APPLICATIONS RECOMBINANT DNA TECHNOLOGY (rDNA):
Recombinant DNA technology-refers to the creation of new combinations of DNA
segments that are not found together in nature. The isolation and manipulation of genes
allows for more precise genetic analysis as well as practical applications in medicine,
agriculture, and industry.
Recombinant DNA molecules- which sometimes called chimeric DNA are DNA
molecules formed by laboratory methods of genetic recombination (such as molecular
cloning) to bring together genetic material from multiple sources, creating sequences
that would not otherwise be found in biological organisms. Recombinant DNA is
possible because DNA molecules from all organisms share the same chemical
structure. They differ only in the nucleotide sequence within that identical overall
Photograph above is of GloFish, the first genetically modified animal to be sold as a
pet. The GloFish is a patented and trademarked brand of genetically modified (GM)
fluorescent fish. GloFish are a type of transgenic zebrafish (Danio rerio) that have been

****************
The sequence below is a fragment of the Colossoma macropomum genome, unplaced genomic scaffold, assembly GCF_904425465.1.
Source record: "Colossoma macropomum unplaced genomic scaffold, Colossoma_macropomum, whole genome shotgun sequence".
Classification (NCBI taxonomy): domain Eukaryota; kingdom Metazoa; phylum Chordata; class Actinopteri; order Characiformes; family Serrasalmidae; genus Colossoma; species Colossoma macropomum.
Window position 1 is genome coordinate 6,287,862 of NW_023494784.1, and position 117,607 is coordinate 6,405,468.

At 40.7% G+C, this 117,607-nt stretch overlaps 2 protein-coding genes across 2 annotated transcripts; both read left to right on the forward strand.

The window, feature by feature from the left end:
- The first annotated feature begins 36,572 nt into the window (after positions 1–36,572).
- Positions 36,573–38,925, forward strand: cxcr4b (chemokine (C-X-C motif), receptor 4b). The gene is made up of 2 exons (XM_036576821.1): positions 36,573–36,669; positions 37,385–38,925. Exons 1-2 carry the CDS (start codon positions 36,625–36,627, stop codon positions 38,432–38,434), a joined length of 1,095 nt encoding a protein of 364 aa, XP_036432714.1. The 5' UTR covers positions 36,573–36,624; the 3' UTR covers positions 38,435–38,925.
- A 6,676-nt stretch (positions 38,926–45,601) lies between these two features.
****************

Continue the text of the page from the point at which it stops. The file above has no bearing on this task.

modified through the insertion of a green fluorescent protein (gfp) gene. Not all GloFish
are green, however. Rather, there are several gfp gene constructs, each encoding a
different colored phenotype, from fluorescent yellow to fluorescent red
APPLICATIONS OF RECOMBINANT DNA TECHNOLOGY:
The most common application of recombinant DNA is in basic research, in which
the technology is important to most current work in the biological and biomedical
sciences. Recombinant DNA is used to identify, map and sequence genes, and to
determine their function. rDNA probes are employed in analyzing gene expression
within individual cells, and throughout the tissues of whole organisms.
Recombinant proteins are widely used as reagents in laboratory experiments and to
generate antibody probes for examining protein synthesis within cells and
organisms. Many additional practical applications of recombinant DNA are found
in industry, food production, human and veterinary medicine, agriculture, and